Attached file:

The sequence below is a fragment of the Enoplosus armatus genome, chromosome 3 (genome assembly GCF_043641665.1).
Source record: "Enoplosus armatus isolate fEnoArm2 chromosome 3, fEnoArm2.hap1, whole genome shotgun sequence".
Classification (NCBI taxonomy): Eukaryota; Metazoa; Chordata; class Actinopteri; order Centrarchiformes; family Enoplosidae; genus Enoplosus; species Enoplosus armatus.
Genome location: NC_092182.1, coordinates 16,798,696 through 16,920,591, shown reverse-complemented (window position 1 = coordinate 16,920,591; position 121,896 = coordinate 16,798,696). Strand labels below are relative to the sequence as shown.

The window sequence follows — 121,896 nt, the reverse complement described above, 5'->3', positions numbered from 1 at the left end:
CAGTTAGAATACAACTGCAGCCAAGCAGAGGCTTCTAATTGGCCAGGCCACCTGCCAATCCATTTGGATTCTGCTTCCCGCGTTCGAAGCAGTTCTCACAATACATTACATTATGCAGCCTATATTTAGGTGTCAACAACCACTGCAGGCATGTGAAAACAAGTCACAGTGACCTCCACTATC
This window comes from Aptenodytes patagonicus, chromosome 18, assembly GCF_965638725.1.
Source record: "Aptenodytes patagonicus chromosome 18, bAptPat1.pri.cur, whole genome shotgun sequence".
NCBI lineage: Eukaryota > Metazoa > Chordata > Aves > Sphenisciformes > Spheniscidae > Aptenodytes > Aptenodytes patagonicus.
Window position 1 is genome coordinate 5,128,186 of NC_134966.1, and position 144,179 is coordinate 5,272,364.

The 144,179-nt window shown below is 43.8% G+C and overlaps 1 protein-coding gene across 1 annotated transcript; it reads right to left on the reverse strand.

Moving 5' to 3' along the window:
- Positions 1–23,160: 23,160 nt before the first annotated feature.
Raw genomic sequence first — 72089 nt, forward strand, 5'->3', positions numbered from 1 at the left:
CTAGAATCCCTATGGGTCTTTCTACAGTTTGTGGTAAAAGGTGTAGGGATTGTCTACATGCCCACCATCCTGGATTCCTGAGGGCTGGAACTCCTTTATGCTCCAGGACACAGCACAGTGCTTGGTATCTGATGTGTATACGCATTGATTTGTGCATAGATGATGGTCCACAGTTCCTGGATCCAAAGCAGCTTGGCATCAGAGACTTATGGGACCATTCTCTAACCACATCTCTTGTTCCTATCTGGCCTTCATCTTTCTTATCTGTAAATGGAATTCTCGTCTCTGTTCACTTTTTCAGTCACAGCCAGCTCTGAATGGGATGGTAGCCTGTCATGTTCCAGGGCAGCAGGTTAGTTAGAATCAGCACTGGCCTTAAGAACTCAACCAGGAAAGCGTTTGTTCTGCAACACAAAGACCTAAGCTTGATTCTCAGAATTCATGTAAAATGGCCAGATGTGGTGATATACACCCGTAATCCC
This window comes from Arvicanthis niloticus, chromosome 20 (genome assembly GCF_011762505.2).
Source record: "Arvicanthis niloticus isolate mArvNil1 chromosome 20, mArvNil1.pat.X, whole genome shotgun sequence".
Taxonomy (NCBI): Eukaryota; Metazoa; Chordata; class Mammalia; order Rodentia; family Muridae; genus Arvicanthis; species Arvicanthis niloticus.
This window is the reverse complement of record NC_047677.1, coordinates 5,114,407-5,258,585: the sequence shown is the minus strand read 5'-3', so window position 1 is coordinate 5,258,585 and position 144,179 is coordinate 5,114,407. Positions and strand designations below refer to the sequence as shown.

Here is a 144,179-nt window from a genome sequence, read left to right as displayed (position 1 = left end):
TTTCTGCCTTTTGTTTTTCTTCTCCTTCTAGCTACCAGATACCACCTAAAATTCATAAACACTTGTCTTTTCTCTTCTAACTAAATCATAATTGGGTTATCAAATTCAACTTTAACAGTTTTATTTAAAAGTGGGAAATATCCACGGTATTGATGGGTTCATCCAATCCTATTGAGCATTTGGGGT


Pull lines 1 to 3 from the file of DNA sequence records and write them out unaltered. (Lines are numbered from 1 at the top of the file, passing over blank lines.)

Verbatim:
The sequence below is a fragment of the Enoplosus armatus genome, chromosome 3 (genome assembly GCF_043641665.1).
Source record: "Enoplosus armatus isolate fEnoArm2 chromosome 3, fEnoArm2.hap1, whole genome shotgun sequence".
Classification (NCBI taxonomy): Eukaryota; Metazoa; Chordata; class Actinopteri; order Centrarchiformes; family Enoplosidae; genus Enoplosus; species Enoplosus armatus.